Michael Flynn has been labeled a Russian stooge because he sat next to Russian President Vladimir Putin at a Russia Today (RT) dinner. Critics point that dinner as “Exhibit A” that he was clearly a Kremlin puppet.
US Green Party candidate Jill Stein was also in attendance.
However, what’s not being
Solomon claims his sources have told him the contents of a classified briefing to Senate Judiciary Committee Chairman Chuck Grassley (R-IA) in May 2017, which Grassley begged to be released to the public.
Grassley wrote in an August 25, 2017 letter to James Mattis and DIA Director Gen. Vincent Stewart:
“It appears the public release of this information would not pose any ongoing risk to national security. Moreover, the declassification would be in the public interest, and is in the interest of fairness to Lt. Gen. Flynn.”
Via The Hill:
Were the information Grassley requested made public, America would have learned this, according to my sources:
- Before Flynn made his infamous December 2015 trip to Moscow — as a retired general and then-adviser to Donald Trump’s presidential campaign — he alerted his former employer, the DIA.
- He then attended a “defensive” or “protective” briefing before he ever sat alongside Vladimir Putin at the Russia Today (RT) dinner, or before he talked with Russian Ambassador Sergey Kislyak.
- The briefing educated and sensitized Flynn to possible efforts by his Russian host to compromise the former high-ranking defense official and prepared him for conversations in which he could potentially extract intelligence for U.S. agencies such as the DIA.
- When Flynn returned from Moscow, he spent time briefing intelligence officials on what he learned during the Moscow contacts. Between two and nine intelligence officials attended the various meetings with Flynn about the RT event, and the information was moderately useful, about what one would expect from a public event, according to my sources.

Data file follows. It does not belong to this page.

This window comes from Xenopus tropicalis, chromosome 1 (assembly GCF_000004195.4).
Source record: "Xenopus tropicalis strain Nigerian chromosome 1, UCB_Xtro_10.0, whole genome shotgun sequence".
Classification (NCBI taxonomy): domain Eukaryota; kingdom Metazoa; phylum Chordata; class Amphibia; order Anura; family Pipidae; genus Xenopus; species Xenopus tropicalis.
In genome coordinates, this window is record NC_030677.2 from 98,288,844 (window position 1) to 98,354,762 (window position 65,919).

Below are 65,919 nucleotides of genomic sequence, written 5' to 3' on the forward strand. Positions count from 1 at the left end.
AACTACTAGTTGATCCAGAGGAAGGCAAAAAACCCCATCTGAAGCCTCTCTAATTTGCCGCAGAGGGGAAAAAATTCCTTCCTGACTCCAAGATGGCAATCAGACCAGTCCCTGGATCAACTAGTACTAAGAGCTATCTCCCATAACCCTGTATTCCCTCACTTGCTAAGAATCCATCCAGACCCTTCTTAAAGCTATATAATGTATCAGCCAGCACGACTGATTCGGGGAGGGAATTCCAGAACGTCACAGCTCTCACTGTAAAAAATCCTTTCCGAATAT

To put it simply – when Barack Obama’s former Acting Attorney General Sally Yates publicly said Michael Flynn had possibly been “compromised” by Moscow, the public was denied the real context surrounding the dinner as the Justice Department conveniently remained silent.
The Hill’s John Solomon also notes that: “Rather than a diplomatic embarrassment bordering on treason, Flynn’s conduct at the RT event provided some modest benefit to the U.S. intelligence community, something that many former military and intelligence officers continue to offer their country after retirement when they keep security clearances.”
Via The Hill:
Would the central character in a Russian election hijack plot actually self-disclose his trip in advance? And then sit through a briefing on how to avoid being compromised by his foreign hosts? And then come back to America and be debriefed by U.S intelligence officers about who and what he saw?
And would a prosecutor recommend little or no prison time for a former general if that former military leader truly had compromised national security?
Solomon writes “there’s no sugar-coating the mistakes Flynn did make” and that Flynn, did, by his own admission mislead the FBI and VP Mike Pence – and he didn’t file foreign-lobbying paperwork for money he received from Turkish business (having said that, neither did “Steele Dossier” author/ ex-British spy Christopher Steele, who influenced the 2016 US presidential election with his largely unverified anti-Trump opposition research).
With all that,
As The Hills John Solomon puts it, “the first accounts of the Russia-Flynn story — like many others in the still-unproven collusion narrative — should be amended to reflect that the retired general acted like a patriot, not a traitor, when he visited Moscow for the RT event.”
Report by Jane Mitchell for MilneNews.com
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